Some teachers on twitter have criticised these early blog posts because I’ve “never taught”. Apart from from 14 weeks teaching practice, that’s true, but my writing (so far) hasn’t been about teaching. It’s been about my attempts, as a newbie, to understand the theories and philosophies behind the Scottish education system. Firstly I don’t think the CfE materials we’re given during our training year are user friendly enough.
I said in my first post that I didn’t like the way the Experiences and Outcomes are written. On reflection maybe there isn’t that much wrong with them. Maybe, years from now, I’ll see that there is a significant difference between (random example) :
– Throughout the writing process, I can review and edit my writing to ensure that it meets its purpose and communicates meaning at first reading. LIT 3-23a
– Throughout the writing process, I can review and edit my writing independently to ensure that it meets its purpose and communicates meaning at first reading. LIT 4-23a
My real problem is that as a new teacher starting out these aren’t helpful at all. For us, right at the start of our careers, we need everything to be laid out as simply and succinctly as possible. Planning lessons for the first time, dealing with behaviour and completing coursework for university takes up pretty much 100% of our time and attention. Seriously, who has time to sit and commit to memory 317 pages of Curriculum guidelines?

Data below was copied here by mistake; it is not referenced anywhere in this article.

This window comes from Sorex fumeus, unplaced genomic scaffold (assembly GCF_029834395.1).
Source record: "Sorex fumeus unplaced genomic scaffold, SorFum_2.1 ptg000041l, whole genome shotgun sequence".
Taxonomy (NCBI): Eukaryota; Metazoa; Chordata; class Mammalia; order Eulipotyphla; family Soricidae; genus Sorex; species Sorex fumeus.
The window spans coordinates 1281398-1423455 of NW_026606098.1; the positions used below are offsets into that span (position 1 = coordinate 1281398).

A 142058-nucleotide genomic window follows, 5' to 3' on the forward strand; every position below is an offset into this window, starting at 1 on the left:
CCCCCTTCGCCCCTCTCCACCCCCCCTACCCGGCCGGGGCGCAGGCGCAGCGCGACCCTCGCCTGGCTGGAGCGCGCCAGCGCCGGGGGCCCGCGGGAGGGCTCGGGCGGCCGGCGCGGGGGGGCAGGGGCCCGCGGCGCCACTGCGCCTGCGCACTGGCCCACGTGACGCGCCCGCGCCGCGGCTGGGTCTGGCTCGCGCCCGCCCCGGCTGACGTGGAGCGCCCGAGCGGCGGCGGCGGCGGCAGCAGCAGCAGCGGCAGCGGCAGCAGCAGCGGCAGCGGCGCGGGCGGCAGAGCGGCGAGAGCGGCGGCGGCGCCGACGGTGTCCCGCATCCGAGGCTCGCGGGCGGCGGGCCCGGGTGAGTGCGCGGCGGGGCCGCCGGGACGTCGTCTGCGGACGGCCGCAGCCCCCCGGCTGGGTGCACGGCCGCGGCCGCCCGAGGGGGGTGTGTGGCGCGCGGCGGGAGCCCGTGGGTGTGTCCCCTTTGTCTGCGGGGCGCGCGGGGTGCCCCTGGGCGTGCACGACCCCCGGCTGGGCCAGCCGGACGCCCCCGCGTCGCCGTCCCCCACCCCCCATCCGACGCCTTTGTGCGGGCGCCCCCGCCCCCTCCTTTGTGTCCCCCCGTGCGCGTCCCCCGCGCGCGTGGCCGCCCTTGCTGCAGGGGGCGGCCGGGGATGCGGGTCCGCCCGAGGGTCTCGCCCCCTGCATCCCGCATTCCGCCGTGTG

Please Education Scotland / teacher training colleges – just tell us what to teach and how to teach it. Let us master the basics before we move on. Tell us how to deal with the kids who laugh at us, swear at us, talk over us. Tell us the small things we can do that get big results. Teach us routines that work, and have been proven to work over time.
Honestly, all the other stuff, the stuff about the Effective Contributors and the Responsible Citizens and whatever, we ignore it. It’s not meaningful for us. Save that for after we’ve been teaching for five years and are starting to have a clue about what we’re doing. Our stressed wee brains can only take in so much information at a time. What’s the analogy comparing an NQT to a medical student performing heart surgery after one year’s training? Help us out. Keep it simple, then build.